Does Your Pet Need a Plane Ticket? And Other Questions You May Have About Flying with Pets

Whether you're relocating or considering taking your pet on vacation with you, flying with pets presents interesting challenges.

First, you're probably concerned with how your dog or cat will handle flying. Then there are the questions of what type of paperwork you need, what type of airline-approved pet carrier is necessary, and whether your pet may travel in the cabin with you. And wait, does your dog or cat need his own plane ticket?

While the specific details on flying with pets vary from airline to airline, we’ll cover some of the most common questions here.

Initial Planning

We've found that when it comes to pet policies, airlines change these frequently, so you'll want to contact the airline you're considering. We recommend calling them prior to booking your ticket to help avoid any surprises. For example, their published policies may say they allow multiple pets in the cabin, but that is not always the case. It may depend on the flight duration and destination. Also, you may not be the first person to inquire about bringing a pet on that flight, so the airline may have already reached its maximum number. There are countless factors that can affect individual flights.

That being said, let’s look at some of the typical questions for people considering flying with their pets.

Can your pet fly in the cabin with you? Do you need a special type of pet carrier? Should you give a sedative to your dog or cat? Do you need special paperwork?

Let’s dive in. First things first, how big is your pet?

Size MattersCan your pet fly in a cabin-friendly carrier?

Every airline has a weight policy when it comes to animals in the cabin. With most airlines only allowing pets under 20 pounds in the passenger cabin (exceptions are made for service animals). That cause a problem if you want to fly with your Golden Retriever!

If you have a dog or cat within the weight limit for in-cabin travel, then you’ll want to consider if your pet carrier will fit under a typical airline seat. shares some considerations for airline carrier requirements. Your pet needs to be able to stand up and turn around within the carrier, so keep that in mind if you need to buy a new one. 

If Your Pet Must Fly Cargo

If you have a larger pet who isn’t allowed in the cabin with you, then you’ll have additional considerations, including the time of year you’ll be flying. The seasonal temperature may require you to find another means of transportation. From the website, “Animals may not be exposed to temperatures less than 45 degrees F unless they are accompanied by a certificate signed by a veterinarian stating that they are acclimated to lower temperatures.”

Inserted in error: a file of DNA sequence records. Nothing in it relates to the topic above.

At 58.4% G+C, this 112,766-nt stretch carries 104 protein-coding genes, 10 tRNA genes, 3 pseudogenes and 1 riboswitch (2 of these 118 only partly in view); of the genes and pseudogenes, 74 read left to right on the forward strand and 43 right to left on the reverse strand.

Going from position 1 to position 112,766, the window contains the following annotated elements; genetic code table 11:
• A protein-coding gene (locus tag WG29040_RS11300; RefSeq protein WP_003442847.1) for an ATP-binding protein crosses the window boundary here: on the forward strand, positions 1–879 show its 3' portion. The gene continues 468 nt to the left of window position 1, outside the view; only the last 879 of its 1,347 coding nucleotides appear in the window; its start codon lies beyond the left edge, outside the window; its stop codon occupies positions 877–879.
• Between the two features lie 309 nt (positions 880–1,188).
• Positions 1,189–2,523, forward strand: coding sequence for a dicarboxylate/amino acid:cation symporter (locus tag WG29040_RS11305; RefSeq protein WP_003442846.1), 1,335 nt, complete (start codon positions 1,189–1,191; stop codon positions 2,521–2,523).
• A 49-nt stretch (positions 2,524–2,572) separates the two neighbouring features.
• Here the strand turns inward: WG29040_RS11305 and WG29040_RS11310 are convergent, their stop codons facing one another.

Airlines will have restrictions in hotter weather, too.

If you're flying internationally, you'll want to be aware that some countries have quarantine restrictions and require all animals to enter as cargo. The United Kingdom and many islands fit into this category. 

Another consideration is short-nosed pets such as pugs and bulldogs. According to the American Veterinary Medical Association, "In July 2010, the U.S. Department of Transportation released statistics that showed short-nosed breeds of dogs—such as pugs, Boston Terriers, boxers, some mastiffs, Pekingese, Lhasa Apsos, Shih Tzus and bulldogs—are more likely to die on airplanes than dogs with normal-length muzzles."  As a result, many airlines won't allow these dogs on their flights. 

Immunizations and Health Records

You'll need to show proof that your dog or cat is up to date on immunizations and healthy. Required documentation can range from a signed letter from your veterinarian stating that your pet has been examined within 10 days of your trip and is in good health, to a formal health certificate outlining vaccines and tests performed on a specific timeline. The USDA website can offer some guidance, and if you're traveling internationally, it can be helpful to contact that country's embassy.

Your veterinarian may recommend a sedative for your pet to ease your pet's stress level. That would be part of the conversation during the examination for the signed letter or health certificate. 

Pets are not "regular" airplane passengersWhat About a Plane Ticket?

Yes, you'll have to buy your pet a ticket. It won't necessarily be the same ticket plus boarding pass that you'll use, but there are various fees based on where and how your pet will ride on the aircraft.

As you can see, there are several steps you'll want to be aware of when it comes to flying with your pets. We recommend starting with calling the airline you have in mind to get their most current pet policy. Then, contact us to get started on the needed exams and paperwork.

Safe travels!   

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